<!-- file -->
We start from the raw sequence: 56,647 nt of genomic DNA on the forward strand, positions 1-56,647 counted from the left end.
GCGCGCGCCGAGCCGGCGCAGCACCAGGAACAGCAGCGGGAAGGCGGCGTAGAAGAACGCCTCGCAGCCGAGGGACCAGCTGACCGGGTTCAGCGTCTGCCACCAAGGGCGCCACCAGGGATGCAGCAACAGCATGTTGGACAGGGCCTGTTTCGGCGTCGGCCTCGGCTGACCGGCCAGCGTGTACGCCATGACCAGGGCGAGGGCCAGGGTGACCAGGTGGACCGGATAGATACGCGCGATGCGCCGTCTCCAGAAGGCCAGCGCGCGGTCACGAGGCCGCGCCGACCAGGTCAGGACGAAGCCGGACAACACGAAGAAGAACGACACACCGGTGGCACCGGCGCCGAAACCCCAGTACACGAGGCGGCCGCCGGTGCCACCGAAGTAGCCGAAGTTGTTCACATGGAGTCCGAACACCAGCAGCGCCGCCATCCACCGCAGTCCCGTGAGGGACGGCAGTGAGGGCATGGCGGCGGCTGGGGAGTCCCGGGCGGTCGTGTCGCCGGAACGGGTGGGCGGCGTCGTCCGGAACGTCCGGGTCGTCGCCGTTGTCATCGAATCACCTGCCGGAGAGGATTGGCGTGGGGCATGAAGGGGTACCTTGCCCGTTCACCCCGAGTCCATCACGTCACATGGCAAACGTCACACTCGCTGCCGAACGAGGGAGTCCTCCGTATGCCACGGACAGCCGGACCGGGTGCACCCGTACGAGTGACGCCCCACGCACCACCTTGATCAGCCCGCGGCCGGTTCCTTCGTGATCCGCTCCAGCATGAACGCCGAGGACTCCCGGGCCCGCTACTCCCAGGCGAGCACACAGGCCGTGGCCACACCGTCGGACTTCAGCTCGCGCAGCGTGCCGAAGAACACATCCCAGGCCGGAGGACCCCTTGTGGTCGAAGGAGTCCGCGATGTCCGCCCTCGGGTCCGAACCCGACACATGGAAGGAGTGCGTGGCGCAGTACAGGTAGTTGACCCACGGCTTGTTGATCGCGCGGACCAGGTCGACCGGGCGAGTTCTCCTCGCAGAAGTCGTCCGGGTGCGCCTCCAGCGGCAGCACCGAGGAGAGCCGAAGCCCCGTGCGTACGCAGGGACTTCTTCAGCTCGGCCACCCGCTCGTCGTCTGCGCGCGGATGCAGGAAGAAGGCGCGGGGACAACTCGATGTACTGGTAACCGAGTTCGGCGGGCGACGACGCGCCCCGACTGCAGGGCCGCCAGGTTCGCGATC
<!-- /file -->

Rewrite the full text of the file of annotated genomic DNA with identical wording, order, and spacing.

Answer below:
We start from the raw sequence: 56,647 nt of genomic DNA on the forward strand, positions 1-56,647 counted from the left end.
GCGCGCGCCGAGCCGGCGCAGCACCAGGAACAGCAGCGGGAAGGCGGCGTAGAAGAACGCCTCGCAGCCGAGGGACCAGCTGACCGGGTTCAGCGTCTGCCACCAAGGGCGCCACCAGGGATGCAGCAACAGCATGTTGGACAGGGCCTGTTTCGGCGTCGGCCTCGGCTGACCGGCCAGCGTGTACGCCATGACCAGGGCGAGGGCCAGGGTGACCAGGTGGACCGGATAGATACGCGCGATGCGCCGTCTCCAGAAGGCCAGCGCGCGGTCACGAGGCCGCGCCGACCAGGTCAGGACGAAGCCGGACAACACGAAGAAGAACGACACACCGGTGGCACCGGCGCCGAAACCCCAGTACACGAGGCGGCCGCCGGTGCCACCGAAGTAGCCGAAGTTGTTCACATGGAGTCCGAACACCAGCAGCGCCGCCATCCACCGCAGTCCCGTGAGGGACGGCAGTGAGGGCATGGCGGCGGCTGGGGAGTCCCGGGCGGTCGTGTCGCCGGAACGGGTGGGCGGCGTCGTCCGGAACGTCCGGGTCGTCGCCGTTGTCATCGAATCACCTGCCGGAGAGGATTGGCGTGGGGCATGAAGGGGTACCTTGCCCGTTCACCCCGAGTCCATCACGTCACATGGCAAACGTCACACTCGCTGCCGAACGAGGGAGTCCTCCGTATGCCACGGACAGCCGGACCGGGTGCACCCGTACGAGTGACGCCCCACGCACCACCTTGATCAGCCCGCGGCCGGTTCCTTCGTGATCCGCTCCAGCATGAACGCCGAGGACTCCCGGGCCCGCTACTCCCAGGCGAGCACACAGGCCGTGGCCACACCGTCGGACTTCAGCTCGCGCAGCGTGCCGAAGAACACATCCCAGGCCGGAGGACCCCTTGTGGTCGAAGGAGTCCGCGATGTCCGCCCTCGGGTCCGAACCCGACACATGGAAGGAGTGCGTGGCGCAGTACAGGTAGTTGACCCACGGCTTGTTGATCGCGCGGACCAGGTCGACCGGGCGAGTTCTCCTCGCAGAAGTCGTCCGGGTGCGCCTCCAGCGGCAGCACCGAGGAGAGCCGAAGCCCCGTGCGTACGCAGGGACTTCTTCAGCTCGGCCACCCGCTCGTCGTCTGCGCGCGGATGCAGGAAGAAGGCGCGGGGACAACTCGATGTACTGGTAACCGAGTTCGGCGGGCGACGACGCGCCCCGACTGCAGGGCCGCCAGGTTCGCGATC